Do you Post your Sketchbook?

I am not sure if I should post this. It is more like a writing exercise than anything. I don’t always post every sketch. But I don’t always work a sketch until it is finished, either.

Since I do not think anyone is reading this anyway: Here is a small sketch that I used as a writing prompt for this small story.


Nothing to see here. A robot and a box.

Servitor Dxo-03 made as disgruntled a sound it could make without exerting effort. Venerable Galactic Lord Forzythe II [colloquially known as Frank, but he had told all the Servitors to call him Venerable Galactic Lord Forzythe II, and Dxo-03 would never let on that it still called him Frank when not verbalizing] – anyway, Dx needed to take “active specimen” to biological containment facility beta-alpha-3. And Dx didn’t want to go. It was almost a kilometer away, and his left knee servo was stiff.

The Servitor trudged along anyway, but made up hilarious [yet true] things about Frank in its head, like “Frank has not paid the Servitors their credits required by law, for the last 14 months”, and “Frank’s atoms could be redistributed over 0.1 hectares at a speed of 9m/s2, and it would be very funny to watch”. All the other Servitors appreciated Dx’s wit. 

Dx gave the box a shake. The active specimen shrieked. There was a brief sound of mad scrabbling. A sharp claw pierced the cheap pressed-board box. Dxo-03 slumped its shoulders, calculating whether the box would hold for the kilometer walk, and tried not to shake it again.

Dx knew it had not been destined for better things. Deep down, Dx knew all Servitors were the same, of the same build, of the same rigorous update and patch schedule. Which had stopped, come to think of it. In fact, the Dexnet feed was very spotty here. No wonder Dx was thinking so freely. What to do with the feeling? It knew Frank was considered “evil” and “petty”, but Frank was theoretically keeping them all “alive”. The aforementioned credits were very slow in coming [re: evil]. If Dx could get the pay it was due, it really could get some upgrades. It really could make itself different than its Servitor peers. Stand out. Show off its wit. Its spark. You know, like all the corny old vid stories.

If this active biological specimen were to accidentally be released, would the chances of pay go up or down? Dx considered the likelihood that the specimen was sanctioned. Or friendly.

Or if there would be a reward for its capture. Dx opened the box. A scaly neck snaked out to look at him, with a curious chirp. It was a small reptile? Dx wasn’t sure. It had large claws and intelligent eyes. Dx ran a rudimentary DNA match and found nothing – which told him there was no way this thing was sanctioned. 

Dx, thinking more clearly than ever, opened a line to the local Auth, confirmed a bounty existed on information, tipped them off about a dangerous biohazard, and turned around, trudging back to stealthily (Dx hoped) release the small creature in the mess hall.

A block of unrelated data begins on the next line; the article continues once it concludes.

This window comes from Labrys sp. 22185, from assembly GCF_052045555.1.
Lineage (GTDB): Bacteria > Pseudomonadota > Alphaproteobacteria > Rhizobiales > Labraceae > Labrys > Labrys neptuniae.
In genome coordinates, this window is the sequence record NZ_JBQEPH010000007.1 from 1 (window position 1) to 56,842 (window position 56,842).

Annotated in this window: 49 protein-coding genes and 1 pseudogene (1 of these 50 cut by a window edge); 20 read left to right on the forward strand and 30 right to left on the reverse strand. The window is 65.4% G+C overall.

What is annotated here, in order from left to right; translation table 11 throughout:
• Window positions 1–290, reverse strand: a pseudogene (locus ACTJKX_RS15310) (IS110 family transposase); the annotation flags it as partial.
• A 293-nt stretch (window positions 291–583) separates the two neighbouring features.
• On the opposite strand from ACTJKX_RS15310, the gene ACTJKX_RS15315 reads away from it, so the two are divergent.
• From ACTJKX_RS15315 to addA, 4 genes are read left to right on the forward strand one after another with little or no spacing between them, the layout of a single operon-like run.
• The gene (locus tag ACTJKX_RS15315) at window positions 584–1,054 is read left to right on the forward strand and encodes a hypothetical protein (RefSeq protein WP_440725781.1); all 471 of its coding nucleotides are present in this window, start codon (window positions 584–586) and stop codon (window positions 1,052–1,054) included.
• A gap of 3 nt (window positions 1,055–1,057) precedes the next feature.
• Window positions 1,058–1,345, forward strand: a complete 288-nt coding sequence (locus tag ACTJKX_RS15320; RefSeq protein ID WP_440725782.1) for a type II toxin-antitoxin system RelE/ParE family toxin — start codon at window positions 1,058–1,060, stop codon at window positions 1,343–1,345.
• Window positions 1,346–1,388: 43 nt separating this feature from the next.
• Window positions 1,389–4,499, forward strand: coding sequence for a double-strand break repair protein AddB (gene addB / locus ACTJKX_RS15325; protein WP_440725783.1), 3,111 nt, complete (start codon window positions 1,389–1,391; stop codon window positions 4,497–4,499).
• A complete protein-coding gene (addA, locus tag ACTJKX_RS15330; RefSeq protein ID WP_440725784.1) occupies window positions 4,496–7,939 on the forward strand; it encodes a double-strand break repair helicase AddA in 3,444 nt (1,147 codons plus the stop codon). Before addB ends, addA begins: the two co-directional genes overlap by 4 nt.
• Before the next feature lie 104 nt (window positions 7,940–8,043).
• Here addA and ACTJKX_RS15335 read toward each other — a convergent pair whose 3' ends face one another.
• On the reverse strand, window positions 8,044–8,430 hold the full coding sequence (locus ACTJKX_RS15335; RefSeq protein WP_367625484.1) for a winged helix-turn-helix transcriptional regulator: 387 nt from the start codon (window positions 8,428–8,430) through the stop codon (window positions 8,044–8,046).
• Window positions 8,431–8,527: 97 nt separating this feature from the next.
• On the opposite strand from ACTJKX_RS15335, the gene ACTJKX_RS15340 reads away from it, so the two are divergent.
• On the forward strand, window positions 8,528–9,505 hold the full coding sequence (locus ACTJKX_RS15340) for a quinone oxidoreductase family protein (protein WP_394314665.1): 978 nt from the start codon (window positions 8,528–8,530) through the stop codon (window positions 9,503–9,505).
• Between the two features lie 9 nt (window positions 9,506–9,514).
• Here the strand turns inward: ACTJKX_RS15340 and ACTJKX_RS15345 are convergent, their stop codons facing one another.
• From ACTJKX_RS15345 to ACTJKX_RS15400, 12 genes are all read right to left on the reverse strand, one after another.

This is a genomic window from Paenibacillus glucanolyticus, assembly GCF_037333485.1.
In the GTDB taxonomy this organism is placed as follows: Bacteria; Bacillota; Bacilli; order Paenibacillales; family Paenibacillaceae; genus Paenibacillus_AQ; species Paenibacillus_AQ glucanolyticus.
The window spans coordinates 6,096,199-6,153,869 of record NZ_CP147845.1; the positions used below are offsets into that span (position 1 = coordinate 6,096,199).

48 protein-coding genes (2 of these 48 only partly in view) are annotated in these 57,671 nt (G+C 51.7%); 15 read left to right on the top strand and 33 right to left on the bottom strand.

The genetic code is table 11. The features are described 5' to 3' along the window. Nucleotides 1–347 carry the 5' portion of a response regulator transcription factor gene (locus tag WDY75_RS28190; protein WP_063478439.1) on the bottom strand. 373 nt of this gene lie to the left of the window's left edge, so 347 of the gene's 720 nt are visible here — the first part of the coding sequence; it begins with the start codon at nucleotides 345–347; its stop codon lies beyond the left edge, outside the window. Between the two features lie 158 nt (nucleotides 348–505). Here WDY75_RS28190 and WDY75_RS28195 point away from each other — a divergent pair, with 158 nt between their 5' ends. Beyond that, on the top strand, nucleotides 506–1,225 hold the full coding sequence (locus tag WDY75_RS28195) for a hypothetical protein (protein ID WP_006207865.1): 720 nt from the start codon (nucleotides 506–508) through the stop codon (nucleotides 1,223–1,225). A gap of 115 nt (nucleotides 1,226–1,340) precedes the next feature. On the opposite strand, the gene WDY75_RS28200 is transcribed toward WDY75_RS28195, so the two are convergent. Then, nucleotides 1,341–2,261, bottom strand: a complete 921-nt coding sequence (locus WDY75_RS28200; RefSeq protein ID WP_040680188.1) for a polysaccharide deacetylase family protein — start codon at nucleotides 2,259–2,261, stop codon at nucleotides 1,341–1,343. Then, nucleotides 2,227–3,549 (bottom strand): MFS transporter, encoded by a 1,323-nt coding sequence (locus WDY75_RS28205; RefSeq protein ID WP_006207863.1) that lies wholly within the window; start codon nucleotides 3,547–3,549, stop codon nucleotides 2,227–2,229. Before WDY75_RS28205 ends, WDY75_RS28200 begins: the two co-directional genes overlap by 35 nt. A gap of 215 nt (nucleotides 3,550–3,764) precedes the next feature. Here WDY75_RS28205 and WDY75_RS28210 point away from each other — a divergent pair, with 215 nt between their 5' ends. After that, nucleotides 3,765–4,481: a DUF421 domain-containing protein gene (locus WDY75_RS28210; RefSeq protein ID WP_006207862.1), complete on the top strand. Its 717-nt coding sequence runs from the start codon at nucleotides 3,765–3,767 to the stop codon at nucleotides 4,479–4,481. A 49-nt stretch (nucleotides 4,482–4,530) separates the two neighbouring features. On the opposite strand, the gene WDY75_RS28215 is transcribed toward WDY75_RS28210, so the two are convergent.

It was then he remembered that Servitors could not receive bounty pay. 

Happy 2020

Just a post to say: in 2020 I will try to update this with more content. Remember that tiny Anchor podcast I tried in November? I’m not done with it. But it’s going to evolve into a different form. Now that I’ve made this “resolution” on New Year’s Day, I can hold myself accountable!

I also said all of last year that I would draw more, and that sure didn’t happen. I did code a lot more, but that’s my day job – and I don’t really want to do more of it when I come home at night. I’ve decided that for now, this is ok. But I do want to have more projects in the evening: when you come home from work and “spend time” without purchasing any progress on anything, that’s a bad investment.

I spent today trying to delete portions of this domain that I don’t use. Hopefully they’ll be replaced with “Good Content” this year.

How to Study Hard

Today I’m writing from the Cleveland Game Dev Meetup. This month we’re meeting in the Mayfield Public Library.  Strangely, both times I have come to a Meetup, my GPS has tried to tell me the destination doesn’t exist.

I’m listening to someone explain how Construct 2 is a great platform, and comparing it to Pulse. I wanted to ask someone his opinion of Ableton as a music DAW. But I’m not really getting any code written! I have to admit, I haven’t really touched the Unity tutorial I started last Meetup, and it has been a month. Now that I’m done with my code bootcamp, WCCI, it feels weird to not be working hard on anything in the evening after my day job. I really need to pick up some side project.